For the past year and a half, the Taliban has taken the international community and the Afghan population on a ride – a ride so wild that it has left its own high-ranking officials dizzy as well. The Taliban government has consistently backtracked on promises and stripped citizens of more and more rights.
The policies it has introduced have been getting progressively worse – each new policy overshadowing the previous one with its grave consequences. Education for girls and women has been gradually restricted, employment for women has been limited, freedom of expression has been violated, dissidents have been detained and tortured and the intelligence directorate has only grown in strength.
The socioeconomic failures and rights violations by the Taliban have naturally attracted the most international attention – and rightly so. But there is another issue that is quite important in which the Taliban has also failed to make any progress: national dialogue and the formation of an inclusive government.
To be inclusive in government is a big ask from an Islamist group that has come to power on the heels of a total military victory. And it is hardly surprising that after the initial conversations with some political groups, the Taliban announced a cabinet excluding all of them.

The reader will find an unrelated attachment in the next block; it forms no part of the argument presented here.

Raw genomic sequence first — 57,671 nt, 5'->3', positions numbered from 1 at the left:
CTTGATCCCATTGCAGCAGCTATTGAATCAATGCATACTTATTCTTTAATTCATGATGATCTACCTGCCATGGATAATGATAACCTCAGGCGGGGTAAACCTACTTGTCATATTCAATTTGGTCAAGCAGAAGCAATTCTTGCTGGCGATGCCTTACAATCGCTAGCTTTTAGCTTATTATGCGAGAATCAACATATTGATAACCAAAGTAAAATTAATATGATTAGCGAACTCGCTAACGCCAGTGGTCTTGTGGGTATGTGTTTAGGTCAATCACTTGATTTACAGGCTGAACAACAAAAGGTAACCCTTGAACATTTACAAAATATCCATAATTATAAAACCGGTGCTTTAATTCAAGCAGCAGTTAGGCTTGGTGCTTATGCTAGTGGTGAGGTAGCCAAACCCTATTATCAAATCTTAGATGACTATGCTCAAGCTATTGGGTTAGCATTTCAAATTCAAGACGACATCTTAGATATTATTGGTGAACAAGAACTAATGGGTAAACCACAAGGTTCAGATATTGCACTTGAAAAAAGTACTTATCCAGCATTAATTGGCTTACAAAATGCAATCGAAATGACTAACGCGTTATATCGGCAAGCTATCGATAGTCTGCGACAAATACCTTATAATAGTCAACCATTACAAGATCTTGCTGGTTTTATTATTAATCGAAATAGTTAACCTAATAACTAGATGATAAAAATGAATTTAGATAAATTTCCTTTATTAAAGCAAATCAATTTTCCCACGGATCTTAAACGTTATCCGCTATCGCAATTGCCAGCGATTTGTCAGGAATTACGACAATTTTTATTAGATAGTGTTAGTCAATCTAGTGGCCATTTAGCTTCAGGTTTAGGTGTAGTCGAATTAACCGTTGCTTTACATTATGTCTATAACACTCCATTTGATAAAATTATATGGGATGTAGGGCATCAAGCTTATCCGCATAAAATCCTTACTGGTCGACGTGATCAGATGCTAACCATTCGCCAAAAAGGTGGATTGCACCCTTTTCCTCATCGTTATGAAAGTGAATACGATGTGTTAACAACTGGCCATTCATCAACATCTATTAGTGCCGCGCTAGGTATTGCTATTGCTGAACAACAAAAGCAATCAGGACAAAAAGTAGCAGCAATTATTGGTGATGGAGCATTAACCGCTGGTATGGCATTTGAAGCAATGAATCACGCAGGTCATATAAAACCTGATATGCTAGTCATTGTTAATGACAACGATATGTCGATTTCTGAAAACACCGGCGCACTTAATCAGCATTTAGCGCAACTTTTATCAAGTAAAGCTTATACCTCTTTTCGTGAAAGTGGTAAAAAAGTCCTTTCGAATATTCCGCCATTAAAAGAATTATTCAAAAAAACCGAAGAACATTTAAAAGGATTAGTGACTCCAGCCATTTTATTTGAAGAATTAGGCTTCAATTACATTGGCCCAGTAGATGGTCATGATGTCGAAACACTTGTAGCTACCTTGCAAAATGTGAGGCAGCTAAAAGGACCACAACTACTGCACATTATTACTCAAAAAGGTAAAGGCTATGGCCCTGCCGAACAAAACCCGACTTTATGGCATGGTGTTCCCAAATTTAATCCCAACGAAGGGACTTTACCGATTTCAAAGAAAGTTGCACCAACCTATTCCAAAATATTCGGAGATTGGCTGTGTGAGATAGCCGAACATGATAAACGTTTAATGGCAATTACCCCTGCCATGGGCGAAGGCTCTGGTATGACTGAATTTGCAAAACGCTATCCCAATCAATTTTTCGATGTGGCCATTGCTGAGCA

Since then, there has been little willingness from the Taliban to have any meaningful formal dialogue with other Afghans regarding governing the country. And yet, much of the international community has made inclusivity a condition for the normalisation of relations and recognition of the government.
What is more, a national dialogue will have to take place when the Taliban decides to finally sit down and draft a new constitution. Currently, the country does not have a constitution because the one adopted in 2004, under which the previous regime operated, was suspended after the Taliban takeover. For the constitution-writing process to be legitimate, it would require the inclusion of other political actors.
That said, ongoing efforts from some quarters to push for such a national dialogue by imposing certain individuals or groups on the Taliban to negotiate with have been counterproductive, to say the least.
There have been plenty of bad ideas from the West about who the Taliban should talk to. There have been meetings between Western officials and exiled Afghan warlords in an effort to breathe relevance into them. There has been Western backing for groups like the National Resistance Front, headed by Ahmad Massoud, the son of a late anti-Soviet and anti-Taliban military leader, Ahmad Shah Massoud. His group recently organised a conference in Tajikistan, attended by Western diplomats.
Other prominent Afghans associated with the Afghan Republic have also been busy forming political parties and associations, hoping to attract Western support and eventually a seat at the negotiating table. Among them are Rahmatullah Nabil, former chief of the National Directorate of Security, Hanif Atmar, an ex-foreign minister and a few failed warlords. Most of these “new” political parties and other groupings of Afghans are a mere repackaging of old figures that were central to the failure of the past 20 years.